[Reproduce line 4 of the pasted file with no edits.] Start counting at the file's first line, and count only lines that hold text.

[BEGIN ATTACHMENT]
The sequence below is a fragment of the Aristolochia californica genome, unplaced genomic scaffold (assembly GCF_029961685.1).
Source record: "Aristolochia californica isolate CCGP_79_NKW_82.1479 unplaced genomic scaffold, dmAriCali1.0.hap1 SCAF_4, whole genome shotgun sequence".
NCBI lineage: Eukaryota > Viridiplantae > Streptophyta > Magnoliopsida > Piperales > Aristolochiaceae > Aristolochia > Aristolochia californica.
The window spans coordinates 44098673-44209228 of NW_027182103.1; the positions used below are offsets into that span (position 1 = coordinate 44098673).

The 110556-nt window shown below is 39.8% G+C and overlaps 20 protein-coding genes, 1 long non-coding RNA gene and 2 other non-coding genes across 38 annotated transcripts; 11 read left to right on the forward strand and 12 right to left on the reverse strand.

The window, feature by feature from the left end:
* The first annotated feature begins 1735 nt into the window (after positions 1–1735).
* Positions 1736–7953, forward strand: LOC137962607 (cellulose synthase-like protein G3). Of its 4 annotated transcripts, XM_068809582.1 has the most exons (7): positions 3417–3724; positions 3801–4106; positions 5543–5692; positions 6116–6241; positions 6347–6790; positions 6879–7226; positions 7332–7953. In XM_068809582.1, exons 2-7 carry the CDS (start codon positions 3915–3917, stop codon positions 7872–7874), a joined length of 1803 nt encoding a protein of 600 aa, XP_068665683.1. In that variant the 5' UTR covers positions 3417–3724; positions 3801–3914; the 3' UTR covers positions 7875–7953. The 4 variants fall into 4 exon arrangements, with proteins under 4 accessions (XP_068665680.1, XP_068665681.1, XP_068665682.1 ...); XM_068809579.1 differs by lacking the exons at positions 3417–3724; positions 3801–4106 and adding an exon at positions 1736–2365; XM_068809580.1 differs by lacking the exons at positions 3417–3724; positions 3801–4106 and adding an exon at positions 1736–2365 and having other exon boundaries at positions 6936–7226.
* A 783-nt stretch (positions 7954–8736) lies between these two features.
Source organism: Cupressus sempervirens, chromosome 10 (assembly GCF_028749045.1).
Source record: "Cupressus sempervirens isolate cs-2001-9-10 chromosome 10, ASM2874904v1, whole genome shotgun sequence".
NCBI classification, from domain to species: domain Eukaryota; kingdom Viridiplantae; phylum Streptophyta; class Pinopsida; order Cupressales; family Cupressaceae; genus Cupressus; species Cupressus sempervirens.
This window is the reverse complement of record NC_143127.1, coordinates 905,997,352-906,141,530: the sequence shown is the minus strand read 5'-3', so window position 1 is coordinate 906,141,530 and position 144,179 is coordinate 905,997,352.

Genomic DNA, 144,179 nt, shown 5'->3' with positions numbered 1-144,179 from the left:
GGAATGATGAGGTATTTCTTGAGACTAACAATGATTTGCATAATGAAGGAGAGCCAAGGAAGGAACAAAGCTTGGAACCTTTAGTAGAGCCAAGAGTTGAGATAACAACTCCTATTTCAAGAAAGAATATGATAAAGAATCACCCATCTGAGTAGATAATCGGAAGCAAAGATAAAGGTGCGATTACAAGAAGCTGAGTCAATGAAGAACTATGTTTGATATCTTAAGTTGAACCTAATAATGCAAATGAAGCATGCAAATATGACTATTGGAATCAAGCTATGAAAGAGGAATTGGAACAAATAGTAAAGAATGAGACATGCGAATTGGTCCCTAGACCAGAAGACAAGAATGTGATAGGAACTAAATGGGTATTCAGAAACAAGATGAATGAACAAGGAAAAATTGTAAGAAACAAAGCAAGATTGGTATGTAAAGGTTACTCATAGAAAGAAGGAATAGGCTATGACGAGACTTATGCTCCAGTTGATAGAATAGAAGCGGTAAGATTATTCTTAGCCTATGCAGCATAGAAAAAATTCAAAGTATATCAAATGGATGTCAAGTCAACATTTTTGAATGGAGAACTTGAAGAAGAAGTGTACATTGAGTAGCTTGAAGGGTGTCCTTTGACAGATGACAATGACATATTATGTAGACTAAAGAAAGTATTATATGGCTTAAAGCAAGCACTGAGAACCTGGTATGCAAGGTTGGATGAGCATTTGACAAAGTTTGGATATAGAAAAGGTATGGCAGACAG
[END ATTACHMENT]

The window spans coordinates 44098673-44209228 of NW_027182103.1; the positions used below are offsets into that span (position 1 = coordinate 44098673).